Nets routed by Magic in Jason Kidd's coaching debut

Jason Kidd watches his team during the first Jason Kidd watches his team during the first half of a game against the Orlando Magic on Nov. 3, 2013. Photo Credit: AP

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ORLANDO, Fla. -- Midway through the third quarter, as the Magic was carving up the Nets, the instrumental for A$AP Ferg's single "Work'' pumped through the Amway Center's speakers. Maybe it was the D.J.'s way of reminding the Nets what they were supposed to be doing.

Only 48 hours after their win over the two-time defending champion Heat, which led to a flurry of pats on their backs, the Nets apparently forgot to punch the time clock Sunday night. Perhaps expecting to just show up and throttle a team many believe will struggle to be competitive, the Nets were outclassed by the young, exuberant Magic in a brutal 107-86 loss.

They trailed for the final 27:34 and were down 20 points early in the fourth quarter, no doubt a shock for a team that has championship aspirations.

"I think they just straight up outplayed us, honestly,'' said Brook Lopez, who led the Nets with 21 points. "More energy. They beat us to 50-50 balls. We're definitely better than this team, but we didn't show it tonight. It didn't look like it.''

The Nets (1-2) seemed shell-shocked, unable to grasp how they could be so lethargic.

"We've got to be consistent with the passion,'' Kevin Garnett said. "We've got to be consistent with the level. We can't pick and choose who we want to play. This is a learning lesson, man. We're still growing, still building. But effort can't be taught. It's what's in you.''

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The Nets settled for jumpers rather than pound the ball inside against the smaller Magic (2-2). They shot 38.2 percent and were only 4-for-17 from three-point range.

Orlando had more second-chance points (23-12), points in the paint (42-26), fast-break points (12-3) and rebounds (54-42). Victor Oladipo scored 19, including a 360-degree fast-break dunk after stealing the ball from Deron Williams.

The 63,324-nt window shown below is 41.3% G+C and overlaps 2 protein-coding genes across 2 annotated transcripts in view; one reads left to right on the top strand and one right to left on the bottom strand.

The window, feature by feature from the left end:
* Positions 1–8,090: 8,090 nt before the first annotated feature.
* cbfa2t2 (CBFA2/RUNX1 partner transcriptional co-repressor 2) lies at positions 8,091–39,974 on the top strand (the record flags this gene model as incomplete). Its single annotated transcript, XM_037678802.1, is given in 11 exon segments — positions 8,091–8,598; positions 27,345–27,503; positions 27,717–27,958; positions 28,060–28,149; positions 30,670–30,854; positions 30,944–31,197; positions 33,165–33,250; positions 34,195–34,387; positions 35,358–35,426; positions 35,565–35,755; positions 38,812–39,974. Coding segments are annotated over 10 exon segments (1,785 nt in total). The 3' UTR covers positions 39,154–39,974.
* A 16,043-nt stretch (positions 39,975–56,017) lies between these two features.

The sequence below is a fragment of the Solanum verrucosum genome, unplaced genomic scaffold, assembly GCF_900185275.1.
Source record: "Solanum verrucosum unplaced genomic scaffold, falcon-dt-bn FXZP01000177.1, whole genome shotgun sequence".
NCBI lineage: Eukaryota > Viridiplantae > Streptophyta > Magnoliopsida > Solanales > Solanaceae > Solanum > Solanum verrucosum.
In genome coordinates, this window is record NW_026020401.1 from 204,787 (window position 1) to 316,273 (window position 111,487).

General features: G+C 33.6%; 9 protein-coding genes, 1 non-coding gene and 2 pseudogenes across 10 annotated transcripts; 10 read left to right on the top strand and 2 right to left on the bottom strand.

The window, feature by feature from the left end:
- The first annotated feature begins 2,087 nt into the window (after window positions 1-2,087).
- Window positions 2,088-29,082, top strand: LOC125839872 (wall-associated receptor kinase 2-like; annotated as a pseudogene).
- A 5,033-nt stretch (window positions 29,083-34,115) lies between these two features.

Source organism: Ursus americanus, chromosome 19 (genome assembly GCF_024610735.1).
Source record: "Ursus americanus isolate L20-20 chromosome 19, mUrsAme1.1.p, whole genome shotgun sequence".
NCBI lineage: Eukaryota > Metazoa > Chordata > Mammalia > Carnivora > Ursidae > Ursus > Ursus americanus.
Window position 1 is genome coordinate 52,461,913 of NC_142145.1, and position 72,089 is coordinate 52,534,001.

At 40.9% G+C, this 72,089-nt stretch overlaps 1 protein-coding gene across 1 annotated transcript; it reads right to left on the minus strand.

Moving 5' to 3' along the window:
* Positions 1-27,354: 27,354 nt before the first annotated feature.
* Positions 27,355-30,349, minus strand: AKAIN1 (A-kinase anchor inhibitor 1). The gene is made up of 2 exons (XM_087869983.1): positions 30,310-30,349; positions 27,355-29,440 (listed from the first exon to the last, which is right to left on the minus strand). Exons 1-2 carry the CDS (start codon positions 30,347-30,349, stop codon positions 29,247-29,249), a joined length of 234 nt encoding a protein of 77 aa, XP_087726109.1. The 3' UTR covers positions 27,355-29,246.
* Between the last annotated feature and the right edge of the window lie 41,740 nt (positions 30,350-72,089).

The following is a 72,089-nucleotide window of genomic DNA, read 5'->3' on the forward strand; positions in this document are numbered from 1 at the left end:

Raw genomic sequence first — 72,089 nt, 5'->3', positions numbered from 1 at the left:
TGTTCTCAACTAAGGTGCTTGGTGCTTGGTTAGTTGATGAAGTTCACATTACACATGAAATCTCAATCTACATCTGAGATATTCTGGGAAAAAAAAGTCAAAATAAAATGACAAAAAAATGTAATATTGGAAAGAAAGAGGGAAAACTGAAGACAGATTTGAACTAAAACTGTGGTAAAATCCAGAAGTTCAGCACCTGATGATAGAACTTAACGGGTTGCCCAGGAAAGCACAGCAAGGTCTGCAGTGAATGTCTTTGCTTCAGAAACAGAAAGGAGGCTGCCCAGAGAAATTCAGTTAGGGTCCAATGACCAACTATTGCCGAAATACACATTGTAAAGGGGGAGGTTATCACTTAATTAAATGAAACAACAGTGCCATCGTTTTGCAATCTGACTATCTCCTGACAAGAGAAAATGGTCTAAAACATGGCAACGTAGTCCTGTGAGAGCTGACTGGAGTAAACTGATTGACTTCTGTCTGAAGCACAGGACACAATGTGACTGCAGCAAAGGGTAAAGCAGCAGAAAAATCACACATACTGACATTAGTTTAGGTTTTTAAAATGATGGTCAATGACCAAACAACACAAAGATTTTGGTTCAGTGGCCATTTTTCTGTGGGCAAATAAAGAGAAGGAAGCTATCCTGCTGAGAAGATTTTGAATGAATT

"If you take anything from it, we're going to learn from it,'' Williams said. "We should be [ticked] off. I think everybody is [ticked] off.''

Paul Pierce briefly ignited the Nets when he crossed Oladipo over at the top of the key, drove hard and flushed a righthanded stuff with authority. That made it 61-52 with 4:11 left in the third quarter. Magic coach Jacque Vaughn called a timeout, perhaps fearing a momentum shift, thinking the Nets were about to get it together.

Never happened. Orlando took a 74-59 lead into the fourth.

"Regardless of what our offense does, a dunk, whatever, we shouldn't need things to motivate us,'' Pierce said. "We should come out with that mind-set at the start of the game, each and every night, knowing we've got a lot on the line this season.

"The Magic has a good young team. Not really projected to go to the playoffs, but these are games we should win.''

Particularly after beating the Heat, which the Nets thought proved they could play with anybody.

"Man, it's tough,'' Williams said. "We talked about it before the game. The win against Miami doesn't mean anything if we come in here and lay an egg, and that's what we did. These are tough games to get up for, but if we want to be one of the best teams in this league, the best team in this league when it's all said and done, we've got to perform better in these situations.''

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